Mayors give 2017 recap, look forward to 2018 projects

Photo by Zeinab Najm Dearborn Mayor John O’Reilly Jr. (left) listens as Dearborn Heights Mayor Daniel Paletko answers questions about future projects planned for Dearborn Heights during the annual Dearborn Area Chamber of Commerce Tale of Our Cities luncheon Jan. 16 at the Dearborn Hills Golf Course.

Photo by Zeinab Najm
Dearborn Mayor John O’Reilly Jr. (left) listens as Dearborn Heights Mayor Daniel Paletko answers questions about future projects planned for Dearborn Heights during the annual Dearborn Area Chamber of Commerce Tale of Our Cities luncheon Jan. 16 at the Dearborn Hills Golf Course.

 

O’Reilly, Paletko talk at DCAC’s Tale of Our Cities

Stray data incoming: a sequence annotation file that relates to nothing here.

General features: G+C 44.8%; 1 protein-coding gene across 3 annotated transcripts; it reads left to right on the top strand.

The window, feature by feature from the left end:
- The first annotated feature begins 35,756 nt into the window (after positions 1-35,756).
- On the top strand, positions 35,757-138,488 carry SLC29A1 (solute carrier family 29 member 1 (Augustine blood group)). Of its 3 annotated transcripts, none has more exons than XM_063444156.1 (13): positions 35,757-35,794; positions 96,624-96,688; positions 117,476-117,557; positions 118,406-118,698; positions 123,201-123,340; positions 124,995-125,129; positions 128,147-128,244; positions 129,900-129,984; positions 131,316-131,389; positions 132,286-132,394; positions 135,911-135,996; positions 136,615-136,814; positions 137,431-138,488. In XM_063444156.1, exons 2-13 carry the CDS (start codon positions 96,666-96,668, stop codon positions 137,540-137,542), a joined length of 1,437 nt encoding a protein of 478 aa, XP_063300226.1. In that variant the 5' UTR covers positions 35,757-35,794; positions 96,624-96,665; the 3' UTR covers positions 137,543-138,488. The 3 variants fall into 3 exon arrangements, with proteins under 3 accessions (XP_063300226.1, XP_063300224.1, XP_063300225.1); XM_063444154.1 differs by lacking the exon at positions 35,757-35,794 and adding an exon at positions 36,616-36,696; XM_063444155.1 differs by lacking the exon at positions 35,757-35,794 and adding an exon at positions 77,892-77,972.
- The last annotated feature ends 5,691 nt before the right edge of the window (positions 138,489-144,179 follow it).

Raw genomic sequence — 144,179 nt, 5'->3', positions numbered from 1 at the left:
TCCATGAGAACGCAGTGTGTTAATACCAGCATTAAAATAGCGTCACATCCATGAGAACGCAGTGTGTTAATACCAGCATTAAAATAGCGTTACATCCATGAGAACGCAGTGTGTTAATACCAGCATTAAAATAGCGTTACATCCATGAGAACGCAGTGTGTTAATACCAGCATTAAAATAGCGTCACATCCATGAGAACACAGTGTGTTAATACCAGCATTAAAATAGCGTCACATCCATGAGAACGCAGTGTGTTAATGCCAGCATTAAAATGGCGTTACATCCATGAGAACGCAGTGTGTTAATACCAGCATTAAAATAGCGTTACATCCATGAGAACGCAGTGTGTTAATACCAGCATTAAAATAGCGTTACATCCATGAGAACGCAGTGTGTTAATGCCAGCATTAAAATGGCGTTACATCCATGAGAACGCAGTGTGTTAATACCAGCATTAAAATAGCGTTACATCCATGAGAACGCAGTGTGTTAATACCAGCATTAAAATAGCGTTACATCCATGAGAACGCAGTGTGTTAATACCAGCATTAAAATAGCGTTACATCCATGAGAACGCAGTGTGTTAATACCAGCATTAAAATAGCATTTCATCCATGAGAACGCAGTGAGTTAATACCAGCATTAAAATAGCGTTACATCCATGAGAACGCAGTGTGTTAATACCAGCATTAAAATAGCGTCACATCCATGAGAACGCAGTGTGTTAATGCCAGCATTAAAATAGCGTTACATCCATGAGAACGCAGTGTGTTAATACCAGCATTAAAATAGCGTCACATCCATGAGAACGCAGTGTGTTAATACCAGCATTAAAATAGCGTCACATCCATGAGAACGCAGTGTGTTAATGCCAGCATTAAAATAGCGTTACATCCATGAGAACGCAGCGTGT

By ZEINAB NAJM
Times-Herald Newspapers

For Dearborn and Dearborn Heights, 2018 brings a new opportunity to improve both cities following the 2017 each had.

Dearborn Mayor John O’Reilly Jr. and Dearborn Heights Mayor Daniel Paletko shared the accomplishments of their respective cities while teasing what is ahead for each this year.

The annual Dearborn Area Chamber of Commerce Tale of Our Cities luncheon Jan. 16 at the Dearborn Hills Golf Course gave the mayors the platform to speak on their plans.

O’Reilly summarized 2017 for Dearborn by highlighting the $60 million Wagner Place project, investment in the community, new dog park and pools, Beaumont’s Healthy Dearborn initiative, Gateway Trail expansions, high speed rail system and increase in the real estate market.

“The Wagner Place project is unique because its the first time Ford purchased property in Dearborn since the company was under Henry Ford,” O’Reilly said. “The development is a commitment by Ford to get the best talent from everywhere and bring them to Dearborn. We are a beneficiary of the project.”